MacDonald proposes two objections to Craig’s initial solution:

  1. Is it possible to wipe out swaths of a person’s memory—leaving massive gaps—without deceiving them in the process, say, by filling in the gaps with different memories?
  2. The memory wipe seems rather cruel. Would anyone want to be ignorant of the fate of a loved one, no matter how cruel that fate may be?

As for the beautific vision, MacDonald argues that it would make the redeemed more aware of the fate of their loved ones, rather than less. In the end, MacDonald rejects Craig’s solutions because they do not fit the Biblical picture of a God who loves even his enemies.

10 thoughts on “The Evangelical Universalist 2

  1. Andrew

    Is creation truly restored to its pre-fall glory if hell exists forever? Wouldn’t it be an eternal reminder of failure on God’s part?

  2. Linea

    I would think it would be more of an eternal reminder of failure on humankind’s part of the results of our free choices.

    I can’t see God forcing humans to exist alongside him if they continue to choose not to acknowledge him. Will our joy in his presence be diminished by our sadness over those who did not make the choices we did and perhaps continue to choose their own way?

    Our joy at the birth of a new child is not diminished by the thousands of children born at the same instant who die, is it? Perhaps it should be, but it seems to me that we celebrate our joys in the midst of our sadnesses and it is partly our experiences with sadness that makes the joy that much sweeter.

    But what do I know? No amount of theology will change the way God is and in my experience God doles out grace in unlimited quantities. I lean more to that attribute demonstrated in Christ. Whatever God does in the end, I trust it to be good.

    That may make me a bit of a universalist but I can live with that.

  3. Marc

    You make good points, Linea.

    I’m fairly sure that MacDonald’s argument will eventually boil down to the notion of “irresistible grace” rather than God “forcing” people to exist alongside him. The difference is minute, I suppose, but there is a nuance there that makes the difference.

  4. Marc


    Presumably he cannot. But I think you’re asking the wrong question. The question this book is ultimately asking is “Was Christ’s work on the cross sufficient for everyone? If not, what good was Christ’s work? If so, is it possible for God to ultimately extend that grace to everyone?”

    God cannot stand sin—that’s not in question here. Can God “remove” sin without a person repenting? I don’t know. What I think MacDonald will ultimately argue is that in the end everyone will repent (and they will have the chance to do so after death).

  5. graham

    Hi Marc,

    In response to your response to Linea, Gregory doesn’t really adopt the notion of irresistible grace. It’s more a case of thinking that God has all eternity and infinite wisdom to reveal his love and purge our sins.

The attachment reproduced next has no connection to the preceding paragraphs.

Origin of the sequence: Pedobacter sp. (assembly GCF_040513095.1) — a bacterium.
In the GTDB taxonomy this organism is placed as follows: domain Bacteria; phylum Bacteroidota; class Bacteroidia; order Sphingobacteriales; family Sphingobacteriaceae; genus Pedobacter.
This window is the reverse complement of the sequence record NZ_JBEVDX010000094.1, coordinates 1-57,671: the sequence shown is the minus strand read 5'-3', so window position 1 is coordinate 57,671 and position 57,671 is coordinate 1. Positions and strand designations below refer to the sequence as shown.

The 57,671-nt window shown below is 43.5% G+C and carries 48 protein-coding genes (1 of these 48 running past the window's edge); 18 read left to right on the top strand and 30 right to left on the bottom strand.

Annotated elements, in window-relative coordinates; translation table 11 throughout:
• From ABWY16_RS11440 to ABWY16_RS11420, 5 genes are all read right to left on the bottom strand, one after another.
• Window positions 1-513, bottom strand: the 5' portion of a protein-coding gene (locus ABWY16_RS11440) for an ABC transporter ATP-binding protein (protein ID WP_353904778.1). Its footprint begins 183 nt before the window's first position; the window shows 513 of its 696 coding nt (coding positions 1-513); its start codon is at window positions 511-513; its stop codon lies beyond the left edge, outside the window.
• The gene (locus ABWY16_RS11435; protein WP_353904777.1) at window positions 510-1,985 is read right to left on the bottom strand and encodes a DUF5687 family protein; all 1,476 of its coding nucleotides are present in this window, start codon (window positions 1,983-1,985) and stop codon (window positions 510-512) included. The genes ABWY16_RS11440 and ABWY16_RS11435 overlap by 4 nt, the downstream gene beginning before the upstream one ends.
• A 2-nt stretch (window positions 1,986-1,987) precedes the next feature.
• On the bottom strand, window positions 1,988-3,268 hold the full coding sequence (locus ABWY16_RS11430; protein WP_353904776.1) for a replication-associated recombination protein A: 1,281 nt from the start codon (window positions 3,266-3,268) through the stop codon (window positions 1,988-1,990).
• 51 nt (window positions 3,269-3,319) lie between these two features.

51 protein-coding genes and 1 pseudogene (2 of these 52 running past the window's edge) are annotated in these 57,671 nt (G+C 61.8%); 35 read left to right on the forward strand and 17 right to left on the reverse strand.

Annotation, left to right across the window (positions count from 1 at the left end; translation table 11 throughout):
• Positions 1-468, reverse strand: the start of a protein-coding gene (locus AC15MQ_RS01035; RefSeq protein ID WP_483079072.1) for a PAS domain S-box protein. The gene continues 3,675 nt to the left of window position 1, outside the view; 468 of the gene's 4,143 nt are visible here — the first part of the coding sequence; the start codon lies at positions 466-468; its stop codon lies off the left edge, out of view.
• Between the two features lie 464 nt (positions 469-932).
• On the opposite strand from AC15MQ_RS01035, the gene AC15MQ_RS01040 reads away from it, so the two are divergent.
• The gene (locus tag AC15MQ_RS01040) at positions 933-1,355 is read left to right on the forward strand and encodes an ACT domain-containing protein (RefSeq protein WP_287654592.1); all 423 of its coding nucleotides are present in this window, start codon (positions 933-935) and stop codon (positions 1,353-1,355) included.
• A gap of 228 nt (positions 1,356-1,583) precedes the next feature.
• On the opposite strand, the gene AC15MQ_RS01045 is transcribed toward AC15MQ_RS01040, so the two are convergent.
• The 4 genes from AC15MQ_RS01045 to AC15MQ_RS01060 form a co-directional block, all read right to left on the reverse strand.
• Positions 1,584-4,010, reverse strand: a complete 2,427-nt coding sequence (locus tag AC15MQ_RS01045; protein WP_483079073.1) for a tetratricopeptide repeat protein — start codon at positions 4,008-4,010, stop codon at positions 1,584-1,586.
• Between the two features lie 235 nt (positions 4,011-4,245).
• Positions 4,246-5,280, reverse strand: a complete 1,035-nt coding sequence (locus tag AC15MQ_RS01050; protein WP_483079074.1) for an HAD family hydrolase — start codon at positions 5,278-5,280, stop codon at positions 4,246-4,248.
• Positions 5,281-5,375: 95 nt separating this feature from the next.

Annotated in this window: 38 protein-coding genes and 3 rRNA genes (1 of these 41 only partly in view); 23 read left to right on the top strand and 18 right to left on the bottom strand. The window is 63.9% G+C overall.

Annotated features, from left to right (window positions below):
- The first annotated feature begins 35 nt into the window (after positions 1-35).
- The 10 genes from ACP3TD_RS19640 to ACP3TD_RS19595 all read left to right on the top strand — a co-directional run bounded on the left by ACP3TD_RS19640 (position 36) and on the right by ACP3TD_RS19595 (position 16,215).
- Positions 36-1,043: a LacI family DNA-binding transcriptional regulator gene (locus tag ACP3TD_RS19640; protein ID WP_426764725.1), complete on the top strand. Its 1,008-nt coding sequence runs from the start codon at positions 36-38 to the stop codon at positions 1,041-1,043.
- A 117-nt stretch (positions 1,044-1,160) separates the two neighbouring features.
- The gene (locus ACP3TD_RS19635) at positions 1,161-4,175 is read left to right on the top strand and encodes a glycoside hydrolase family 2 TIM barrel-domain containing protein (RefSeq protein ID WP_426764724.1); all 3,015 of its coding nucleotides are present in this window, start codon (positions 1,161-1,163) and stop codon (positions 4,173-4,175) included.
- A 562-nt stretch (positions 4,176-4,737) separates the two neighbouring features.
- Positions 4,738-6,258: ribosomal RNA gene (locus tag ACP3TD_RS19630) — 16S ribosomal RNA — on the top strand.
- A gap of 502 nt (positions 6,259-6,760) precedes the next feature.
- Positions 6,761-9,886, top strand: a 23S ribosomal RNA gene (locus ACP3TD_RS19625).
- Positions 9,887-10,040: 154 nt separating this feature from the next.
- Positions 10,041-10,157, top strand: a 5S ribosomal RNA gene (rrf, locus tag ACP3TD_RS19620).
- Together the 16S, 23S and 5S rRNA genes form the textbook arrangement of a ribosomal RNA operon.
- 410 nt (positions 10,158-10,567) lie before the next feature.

6. jim

    “That may make me a bit of a universalist but I can live with that.” I like that Linea, I can live with that ?.

    So far MacDonald is making a lot of sense. A question regarding Craigs initial solution… What about God’s memory? Will he have to wipe out of his own memory the objects of his love that are in eternal torment? I used to respond to this with something like God (in his love) is far above us and while we can’t fathom it, it is possible for him to not be disturbed by the knowledge of people suffering in eternal torment. But I can’t see that anymore, I’m made in God’s image and that explaination just doesn’t fit.

    • the beautific vision may be so all consuming that [the redeemed] may simply never turn their thoughts to [their loved ones]”
    I read an excerpt of a book Marten Zender wrote that I’ll link here so you can read it if you like. I should warn you that Marten Zender is very outspoken and uses sarcasm to drive hard points. It’s what came to mind when I read Craig’s second solution, so check it out if you like. The page has 5 excerpts from one of his books; I’m referring to the second one.

  7. Marc

    Good question about God’s memory, Jim. MacDonald doesn’t mention it, but you might be on to something.

    Andrew: re: your first comment:

    MacDonald actually mentions that in the book (in a roundabout way). It’s one of the arguments I skipped. He refers to one of the defenses of the “different levels of punishment” theory of hell, which argues, in short, that people will only be punished in hell commensurate to their sin, but that they will continue to sin (out of anger or hate?) when they are in hell, thus heaping on continuous punishment. MacDonald has a problem with this position because, as you say, it implies that sin is not wiped from the face of the earth. Biblically, sin will no longer be.

    (I’ll have to look that section of the book up to confirm this)